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  • I’m trying to understand the lever system in the body. While studying the MS chapter in the O’Sullivan review book, it says, ‘…most muscles in the human body are third class levers (elbow flexion)…’. Why is elbow flexion a third class lever?

A third class lever is described as one having its load and fulcrum on either side of the effort. This can be represented symbolically by using the alphabets L E F to mark the beginning, mid-point and terminal points on a line that represents the lever. By way of illustration (see Fig. 1), the dynamics of elbow flexion also follows this linear arrangement of a 3rd class lever.

Elbow flexion as a 3rd class lever.

Fig. 1. Elbow flexion as a 3rd class lever. Hand (L), radial tuberosity (E) and elbow joint (F).

For example, a patient is trying to execute a biceps curl using a 1 kg dumbbell. The load (L) is the 1 kg dumbbell in the hands at the distal end of the lever. The effort (E) is the pull of the Biceps Brachii’s muscle tendon (as well as the pull of other elbow flexors) on the radial tuberosity of the radius. Finally, the fulcrum (F) is the movable elbow joint itself (the point of articulation between the humerus and the radius bones). Therefore, the action of elbow flexion in overcoming a load can correctly be classified as a third class lever.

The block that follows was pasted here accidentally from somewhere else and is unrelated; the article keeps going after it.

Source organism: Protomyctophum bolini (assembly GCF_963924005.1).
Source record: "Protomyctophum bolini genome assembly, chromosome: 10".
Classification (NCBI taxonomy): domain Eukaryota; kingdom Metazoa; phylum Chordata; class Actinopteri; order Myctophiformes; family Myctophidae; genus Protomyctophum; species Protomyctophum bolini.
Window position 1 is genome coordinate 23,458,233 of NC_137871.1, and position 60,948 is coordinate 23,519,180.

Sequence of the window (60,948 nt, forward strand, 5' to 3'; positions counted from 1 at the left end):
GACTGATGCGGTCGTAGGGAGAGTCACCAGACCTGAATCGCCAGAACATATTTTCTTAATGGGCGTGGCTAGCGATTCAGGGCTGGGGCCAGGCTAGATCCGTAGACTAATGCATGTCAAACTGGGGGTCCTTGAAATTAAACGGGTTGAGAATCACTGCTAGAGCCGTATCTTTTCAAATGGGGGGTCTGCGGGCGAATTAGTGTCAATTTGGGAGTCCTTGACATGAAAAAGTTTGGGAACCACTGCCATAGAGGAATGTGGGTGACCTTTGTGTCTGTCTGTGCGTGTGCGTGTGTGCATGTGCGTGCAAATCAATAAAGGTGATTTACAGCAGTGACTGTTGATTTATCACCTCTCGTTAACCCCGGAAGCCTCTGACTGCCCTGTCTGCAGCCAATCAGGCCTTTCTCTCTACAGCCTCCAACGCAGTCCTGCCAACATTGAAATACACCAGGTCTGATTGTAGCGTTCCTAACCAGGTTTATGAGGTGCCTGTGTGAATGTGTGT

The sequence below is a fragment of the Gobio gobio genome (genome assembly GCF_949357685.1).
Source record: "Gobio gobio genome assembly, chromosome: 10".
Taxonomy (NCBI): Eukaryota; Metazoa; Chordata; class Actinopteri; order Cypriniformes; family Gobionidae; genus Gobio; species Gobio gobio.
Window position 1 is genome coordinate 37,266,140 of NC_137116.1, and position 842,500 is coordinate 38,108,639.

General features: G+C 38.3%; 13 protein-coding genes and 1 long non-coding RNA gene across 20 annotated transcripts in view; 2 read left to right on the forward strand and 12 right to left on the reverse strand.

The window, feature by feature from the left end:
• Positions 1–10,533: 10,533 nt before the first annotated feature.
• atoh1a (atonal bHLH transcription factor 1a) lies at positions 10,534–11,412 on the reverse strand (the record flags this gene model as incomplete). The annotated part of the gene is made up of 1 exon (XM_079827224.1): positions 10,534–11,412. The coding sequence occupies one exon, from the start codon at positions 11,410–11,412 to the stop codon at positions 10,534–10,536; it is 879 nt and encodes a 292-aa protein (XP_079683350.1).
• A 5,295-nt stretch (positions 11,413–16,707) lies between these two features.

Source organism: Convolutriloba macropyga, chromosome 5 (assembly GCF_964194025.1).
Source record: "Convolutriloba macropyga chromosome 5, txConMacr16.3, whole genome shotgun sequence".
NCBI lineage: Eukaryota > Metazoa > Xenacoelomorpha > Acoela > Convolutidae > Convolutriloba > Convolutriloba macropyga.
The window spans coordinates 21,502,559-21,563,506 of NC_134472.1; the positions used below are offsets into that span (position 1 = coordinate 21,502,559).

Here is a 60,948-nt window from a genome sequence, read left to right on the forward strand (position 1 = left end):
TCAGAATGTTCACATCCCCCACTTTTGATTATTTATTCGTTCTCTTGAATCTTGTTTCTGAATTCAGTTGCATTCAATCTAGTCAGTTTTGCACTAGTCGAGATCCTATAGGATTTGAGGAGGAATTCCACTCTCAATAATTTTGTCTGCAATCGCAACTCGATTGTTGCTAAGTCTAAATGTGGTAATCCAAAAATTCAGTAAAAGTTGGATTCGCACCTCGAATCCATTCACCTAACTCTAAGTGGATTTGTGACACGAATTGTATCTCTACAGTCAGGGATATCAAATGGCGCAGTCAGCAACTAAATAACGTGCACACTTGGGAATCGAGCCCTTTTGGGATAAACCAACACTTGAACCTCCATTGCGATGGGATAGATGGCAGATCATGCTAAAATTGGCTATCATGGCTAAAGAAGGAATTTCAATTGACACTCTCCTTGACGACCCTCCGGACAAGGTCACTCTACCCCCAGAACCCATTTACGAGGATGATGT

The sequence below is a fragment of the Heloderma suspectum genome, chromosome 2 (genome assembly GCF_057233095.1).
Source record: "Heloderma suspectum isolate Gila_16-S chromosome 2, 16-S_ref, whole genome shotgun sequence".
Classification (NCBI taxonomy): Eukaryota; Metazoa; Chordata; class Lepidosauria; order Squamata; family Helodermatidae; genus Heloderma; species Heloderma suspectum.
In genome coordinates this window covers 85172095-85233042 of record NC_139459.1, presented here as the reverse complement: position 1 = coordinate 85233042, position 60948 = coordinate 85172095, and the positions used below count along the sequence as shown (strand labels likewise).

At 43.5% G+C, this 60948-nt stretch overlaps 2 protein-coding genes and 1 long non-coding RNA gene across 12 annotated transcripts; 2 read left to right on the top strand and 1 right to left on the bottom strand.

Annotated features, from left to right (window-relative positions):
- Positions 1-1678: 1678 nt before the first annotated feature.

Image reference

in Musculoskeletal

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